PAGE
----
What is Amoris Laetitia?
Amoris Laetitia (the “Joy of Love”) is the much anticipated post-Synodal Apostolic Exhortation of Pope Francis on marriage and the family. Released on April 6, it runs 260 pages, approximately 59,000 words. Father George Rutler, wryly commenting on the exorbitant length of modern Vatican documents, notes that Francis’ text “is nearly two-thirds the length of all the Vatican II promulgations.”
What are we to think of Amoris Laetitia?
Respected Italian journalist Antonio Socci wrote: “The Apostolic Exhortation is an open act challenging two thousand years of Catholic teaching. And in Catholic circles people are shocked and struck dumb in bewilderment.” Raymond Cardinal Burke, in a somewhat subdued response, called the document a “personal reflection of the Pope” that is “not [to be] confused with the binding faith owed to the exercise of the magisterium.” The eminent Professor Roberto De Mattei said, “If the text is catastrophic, even more catastrophic is the fact that it was signed by the Vicar of Christ.” These assessments are accurate.
Should we be surprised?
Anyone who followed the tumultuous 2014 and 2015 Synods will not be surprised at the Exhortation. The Synods, the synod press conferences, the synodal texts and the newly-released Exhortation represent one steady stream of modernist revolution.
What is a key problem with the document?
Amidst great drifts of verbiage – some not bad, some remarkably tedious – Francis effectively canonizes situation ethics. He furtively opens the door for Communion to the divorced and remarried on a ‘case-by-case’ basis, which destroys key elements of Catholic Moral Theology. In particular, his approach undermines recognition of intrinsically disordered acts, and once this is undermined in one area, it is undermined in all areas. Progressivists immediately celebrated Amoris Laetitia as a “radical shift.”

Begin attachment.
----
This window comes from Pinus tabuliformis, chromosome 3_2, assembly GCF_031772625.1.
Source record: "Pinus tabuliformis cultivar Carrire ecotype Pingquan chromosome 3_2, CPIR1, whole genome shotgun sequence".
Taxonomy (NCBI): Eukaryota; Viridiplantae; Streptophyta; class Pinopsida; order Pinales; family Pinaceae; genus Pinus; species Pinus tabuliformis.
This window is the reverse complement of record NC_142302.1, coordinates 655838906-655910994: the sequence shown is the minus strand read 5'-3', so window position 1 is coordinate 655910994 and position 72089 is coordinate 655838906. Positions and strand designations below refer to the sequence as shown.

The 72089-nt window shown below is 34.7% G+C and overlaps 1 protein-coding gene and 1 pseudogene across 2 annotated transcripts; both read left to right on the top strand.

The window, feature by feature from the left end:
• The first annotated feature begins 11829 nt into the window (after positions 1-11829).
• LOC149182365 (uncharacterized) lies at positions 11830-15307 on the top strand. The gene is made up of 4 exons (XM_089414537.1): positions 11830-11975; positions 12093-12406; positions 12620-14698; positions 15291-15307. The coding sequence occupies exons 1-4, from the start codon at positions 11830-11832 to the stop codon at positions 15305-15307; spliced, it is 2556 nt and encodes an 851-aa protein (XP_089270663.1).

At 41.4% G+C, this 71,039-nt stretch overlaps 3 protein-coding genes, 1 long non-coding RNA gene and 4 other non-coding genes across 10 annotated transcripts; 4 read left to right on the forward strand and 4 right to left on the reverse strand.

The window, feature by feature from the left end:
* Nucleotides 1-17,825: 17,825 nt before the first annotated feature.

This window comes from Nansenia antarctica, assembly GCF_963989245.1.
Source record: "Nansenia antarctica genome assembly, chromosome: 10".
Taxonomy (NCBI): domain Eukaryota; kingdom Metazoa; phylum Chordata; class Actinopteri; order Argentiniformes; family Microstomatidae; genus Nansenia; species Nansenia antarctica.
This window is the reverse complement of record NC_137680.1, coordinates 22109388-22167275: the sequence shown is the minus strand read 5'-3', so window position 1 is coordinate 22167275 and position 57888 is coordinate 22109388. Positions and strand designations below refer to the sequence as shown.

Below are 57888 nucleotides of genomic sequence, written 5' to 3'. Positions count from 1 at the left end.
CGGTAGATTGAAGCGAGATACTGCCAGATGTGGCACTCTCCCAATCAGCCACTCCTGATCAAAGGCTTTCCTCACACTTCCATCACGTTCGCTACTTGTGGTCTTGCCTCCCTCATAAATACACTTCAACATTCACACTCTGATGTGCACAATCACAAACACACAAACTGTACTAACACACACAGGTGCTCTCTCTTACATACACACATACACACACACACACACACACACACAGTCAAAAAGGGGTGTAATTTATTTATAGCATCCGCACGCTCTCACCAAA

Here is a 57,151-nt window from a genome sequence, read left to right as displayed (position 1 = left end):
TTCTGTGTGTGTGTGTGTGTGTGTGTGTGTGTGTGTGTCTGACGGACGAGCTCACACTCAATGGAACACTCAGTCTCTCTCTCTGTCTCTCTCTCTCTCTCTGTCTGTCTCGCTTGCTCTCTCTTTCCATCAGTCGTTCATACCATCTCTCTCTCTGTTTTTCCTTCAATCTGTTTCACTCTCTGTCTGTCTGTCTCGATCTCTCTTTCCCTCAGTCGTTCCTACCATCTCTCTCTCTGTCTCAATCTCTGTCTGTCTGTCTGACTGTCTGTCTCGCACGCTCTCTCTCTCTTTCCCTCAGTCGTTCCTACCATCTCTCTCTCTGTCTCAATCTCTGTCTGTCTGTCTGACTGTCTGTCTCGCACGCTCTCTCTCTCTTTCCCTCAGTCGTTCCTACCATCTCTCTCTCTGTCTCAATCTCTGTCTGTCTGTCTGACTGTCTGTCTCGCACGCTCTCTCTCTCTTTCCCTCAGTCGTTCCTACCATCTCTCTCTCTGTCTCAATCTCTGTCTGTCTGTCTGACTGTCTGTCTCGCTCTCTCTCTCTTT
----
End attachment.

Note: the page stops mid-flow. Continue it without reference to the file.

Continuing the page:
What is situation ethics?
Situation Ethics is the rejection of the universal, binding, immutable norms of morality. There is no such thing as a moral act that is intrinsically evil, there is no rule that admits no exceptions. According to this false approach, the morality of an act ultimately depends not on objective truth, but on the individual’s given situation.
The early advocates of situation ethics (as well as contemporary advocates) rebelled against what they call “legalism,” “rigidity” and certain “fixed rules of morality that can never be violated.” Such an approach, as the 1960s advocates of situation ethics complained, “puts rules over people.”
Dr. Joseph Fletcher (1905-1991), the Anglican clergyman and principal proponent of modern situation ethics (who published the landmark 1966 book Situation Ethics and ended his days as an atheist), insisted that in a given situation, we need not always act according to objective morality, but rather, we “do the loving thing” based on the our given circumstances. The new pastoral approach coming from Francis’ Vatican delivers a new twist to the same error, claiming what is most important is to do the “merciful” thing, in light of the various “concrete circumstances” of the individual.